Korean American indie rock band, Run River North, put on an impressive show last weekend at the Sunset Marquis in West Hollywood. So much so, that it caught the eye of Steven Tyler, the lead singer of Aerosmith.
Moments before taking the stage, band member Joseph Chun noticed the rock legend in the crowd and a flurry of emotions hit the group. Guitarist Daniel Chae posted about the surreal experience on his blog and wrote that the band was a little starstruck, but said they settled their nerves once the show began.
Violinist Jennifer Rim noticed that Tyler was engaged in their performance and clapped along to their songs. Continue Reading »
Back at the BUST show, it was time to perform, and Lum left her drink at the bar, barely sipped. Wild applause greeted her onstage. The crowd knew who she was. The beats to her songs, skeletal and synthy, boomed through the system. She rapped authoritatively, her voice dropping even deeper, much of the playful casualness of her videos gone as she assumed the role of rapper. She closed with “My Vag,” and the crowd was ready, some of them rapping along with her, most of them laughing. Continue Reading »
Seoul’s Gangnam District Office announced plans on Tuesday to begin the “K Star Road Project,” which will set up a street to promote K-pop artists and provide an attraction for tourists.
Projected to be completed by 2015, the “K Star Road” will be a nearly three-quarter-mile strip near the Cheongdam crossroads in the tony Apgujeong area, which some say is the Korean equivalent of Rodeo Drive in Beverly Hills. The headquarters of South Korea’s music powerhouses, such as SM Entertainment, Cube Entertainment and JYP Entertainment are located along the same street.
“The K-Road Project will be a meaningful start to raise awareness of Gangnam,” said Shin Young-hee, the head of the district office. “I think that urban planners in New York, London, Paris and Shanghai will probably want to emulate our project once it is finalized.” Continue Reading »
by ETHEL NAVALES
I first became interested in K-pop with the release of DBSK’s Hug in 2004. Like any young fangirl, I blew up my social media sites with pictures and videos of my newfound love. At the time, however, as a young Filipina American teenager, I received an overwhelming amount of criticism from friends.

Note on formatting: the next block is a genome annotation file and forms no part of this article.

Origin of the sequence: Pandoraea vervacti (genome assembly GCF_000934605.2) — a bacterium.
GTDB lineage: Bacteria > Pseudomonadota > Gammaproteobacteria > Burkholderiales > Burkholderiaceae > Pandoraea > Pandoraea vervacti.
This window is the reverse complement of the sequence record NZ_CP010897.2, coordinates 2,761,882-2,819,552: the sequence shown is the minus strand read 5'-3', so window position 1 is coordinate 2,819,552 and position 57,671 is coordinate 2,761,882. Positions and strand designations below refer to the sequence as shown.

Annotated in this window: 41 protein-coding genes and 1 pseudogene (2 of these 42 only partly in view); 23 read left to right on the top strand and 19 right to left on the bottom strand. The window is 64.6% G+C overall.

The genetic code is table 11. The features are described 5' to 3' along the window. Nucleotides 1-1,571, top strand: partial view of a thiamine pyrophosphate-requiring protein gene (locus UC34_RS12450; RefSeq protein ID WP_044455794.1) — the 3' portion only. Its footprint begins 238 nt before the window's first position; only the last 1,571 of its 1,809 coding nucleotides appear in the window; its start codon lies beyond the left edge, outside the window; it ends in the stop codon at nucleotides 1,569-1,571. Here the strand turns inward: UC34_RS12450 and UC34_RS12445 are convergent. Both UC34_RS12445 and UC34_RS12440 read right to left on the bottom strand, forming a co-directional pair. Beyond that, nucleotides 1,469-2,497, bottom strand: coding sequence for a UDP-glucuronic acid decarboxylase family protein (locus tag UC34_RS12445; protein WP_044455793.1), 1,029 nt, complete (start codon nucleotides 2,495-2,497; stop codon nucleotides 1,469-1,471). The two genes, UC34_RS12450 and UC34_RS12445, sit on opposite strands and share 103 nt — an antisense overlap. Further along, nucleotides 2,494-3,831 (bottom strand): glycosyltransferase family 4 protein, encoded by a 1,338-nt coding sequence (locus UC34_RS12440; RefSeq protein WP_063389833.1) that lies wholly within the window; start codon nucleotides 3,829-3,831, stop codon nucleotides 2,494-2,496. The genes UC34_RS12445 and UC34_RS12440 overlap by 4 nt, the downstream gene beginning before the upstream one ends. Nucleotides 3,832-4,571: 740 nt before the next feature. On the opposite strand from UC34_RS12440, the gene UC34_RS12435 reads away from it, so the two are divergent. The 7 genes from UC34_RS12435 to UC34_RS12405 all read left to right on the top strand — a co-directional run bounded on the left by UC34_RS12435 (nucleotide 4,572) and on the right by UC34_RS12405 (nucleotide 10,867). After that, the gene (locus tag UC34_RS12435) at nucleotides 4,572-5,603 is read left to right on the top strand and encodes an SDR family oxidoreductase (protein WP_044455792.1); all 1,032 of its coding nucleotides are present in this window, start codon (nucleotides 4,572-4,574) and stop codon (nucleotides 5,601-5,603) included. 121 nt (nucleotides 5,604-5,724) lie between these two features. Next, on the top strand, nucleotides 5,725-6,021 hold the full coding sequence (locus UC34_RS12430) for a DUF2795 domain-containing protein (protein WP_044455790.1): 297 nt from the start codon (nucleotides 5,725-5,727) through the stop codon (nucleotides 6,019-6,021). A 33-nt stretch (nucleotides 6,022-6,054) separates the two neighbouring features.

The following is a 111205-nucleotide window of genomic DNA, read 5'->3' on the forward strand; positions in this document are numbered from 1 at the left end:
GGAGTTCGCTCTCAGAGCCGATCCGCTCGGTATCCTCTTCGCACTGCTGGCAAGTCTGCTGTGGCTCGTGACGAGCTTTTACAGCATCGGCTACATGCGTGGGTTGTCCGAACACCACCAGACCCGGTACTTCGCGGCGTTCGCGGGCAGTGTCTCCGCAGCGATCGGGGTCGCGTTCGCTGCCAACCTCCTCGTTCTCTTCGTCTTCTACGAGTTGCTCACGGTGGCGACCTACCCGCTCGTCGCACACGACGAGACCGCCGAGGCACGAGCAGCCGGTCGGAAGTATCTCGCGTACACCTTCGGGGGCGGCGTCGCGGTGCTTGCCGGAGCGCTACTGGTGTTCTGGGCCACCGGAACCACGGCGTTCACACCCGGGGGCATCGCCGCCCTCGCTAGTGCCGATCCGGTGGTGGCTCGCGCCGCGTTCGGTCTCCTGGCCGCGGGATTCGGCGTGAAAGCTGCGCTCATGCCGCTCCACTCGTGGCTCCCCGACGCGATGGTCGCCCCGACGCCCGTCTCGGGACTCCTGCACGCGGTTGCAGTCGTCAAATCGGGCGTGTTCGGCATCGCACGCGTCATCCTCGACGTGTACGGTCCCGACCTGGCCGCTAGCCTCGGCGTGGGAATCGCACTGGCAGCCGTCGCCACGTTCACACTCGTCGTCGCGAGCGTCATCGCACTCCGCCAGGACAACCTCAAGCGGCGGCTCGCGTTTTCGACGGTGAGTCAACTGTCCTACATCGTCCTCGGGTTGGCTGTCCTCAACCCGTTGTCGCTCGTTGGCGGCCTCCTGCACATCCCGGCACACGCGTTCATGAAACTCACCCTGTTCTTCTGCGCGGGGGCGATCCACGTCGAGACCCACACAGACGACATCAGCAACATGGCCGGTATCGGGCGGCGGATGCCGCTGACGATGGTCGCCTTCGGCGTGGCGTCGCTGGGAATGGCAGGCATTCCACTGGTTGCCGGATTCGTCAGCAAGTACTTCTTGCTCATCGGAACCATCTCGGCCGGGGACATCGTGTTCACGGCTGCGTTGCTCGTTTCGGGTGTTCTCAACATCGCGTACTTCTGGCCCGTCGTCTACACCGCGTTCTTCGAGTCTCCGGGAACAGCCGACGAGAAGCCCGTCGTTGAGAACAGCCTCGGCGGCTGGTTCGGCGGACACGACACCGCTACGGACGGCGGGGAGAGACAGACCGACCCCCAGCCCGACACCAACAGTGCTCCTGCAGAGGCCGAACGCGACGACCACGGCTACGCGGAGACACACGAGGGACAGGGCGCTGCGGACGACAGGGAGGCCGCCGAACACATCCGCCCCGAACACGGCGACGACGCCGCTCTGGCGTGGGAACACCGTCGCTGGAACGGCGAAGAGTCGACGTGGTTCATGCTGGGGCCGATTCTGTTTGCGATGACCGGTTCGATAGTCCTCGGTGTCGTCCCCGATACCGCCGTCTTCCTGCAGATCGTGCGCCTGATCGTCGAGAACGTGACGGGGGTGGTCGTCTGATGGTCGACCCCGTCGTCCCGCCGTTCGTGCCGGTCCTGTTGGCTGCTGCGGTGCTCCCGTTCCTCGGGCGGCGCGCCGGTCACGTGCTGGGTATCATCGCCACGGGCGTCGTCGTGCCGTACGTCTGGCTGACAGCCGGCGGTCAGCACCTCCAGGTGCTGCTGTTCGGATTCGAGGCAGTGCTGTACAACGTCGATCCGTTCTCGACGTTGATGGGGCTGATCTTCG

“But you’re not Korean?”
“Why are you into this? You don’t even speak Korean.”
“Korean music is really weird.”
“But you don’t understand what they’re saying.”
Fast forward nine years and the K-pop genre has become a part of the worldwide phenomenon known as the Hallyu Wave. The very same people who questioned my interest towards K-pop back then are now jamming to Big Bang and chastising me for not hearing the latest songs immediately after their release.
Times have changed and this weekend was quite the eye opener. I knew that a lot of my non-Korean friends were fans of K-pop, but when a Korean co-worker said, “Most of the hardcore fans are not actually Korean Americans,” I assumed she was joking.
I was obviously proved wrong. Continue Reading »
The panel for the “Successful Asian Americans In Entertainment” session. From L to R: Lydia Paek of YG Entertainment and Quest Crew, actor Will Yun Lee, electronic musician Tokimonsta, Linkin Park’s Joe Hahn and moderator Ted Kim of MNET.
by LINDA SON
This past weekend, Los Angeles played host to the second annual Korean pop culture convention, KCON, which brought out over 20,000 people from countries all over the world. The convention aimed to celebrate all aspects of the “Hallyu wave” and was expanded to two days which were filled with panels, workshops, contests and performances.
Melody Lui, a 20-year-old college student who travelled over 2,500 miles to see Teen Top and EXO, was most interested in gaining insight from the panel discussions.
“When the final product of a K-pop song is really good, I’m curious about how it got to be that way,” the native of Orlando, Florida, told iamKoreAm.com. “I’m excited for the panels that show us the K-pop behind the scenes.”
Lui was referring to KCON’s 23 panel discussions, most of which delved into K-pop’s inner workings such as “Developing K-pop Songwriting Skills” and “How I Became a K-pop Choreographer.” These panels spotlighted people who have had a hand in popular K-pop songs, such as Drew Ryan Scott, who did songs for SHINee, Tae Yang, and more, and Aimee Lee Lucas, who was an assistant choreographer to YG Entertainment artists. Continue Reading »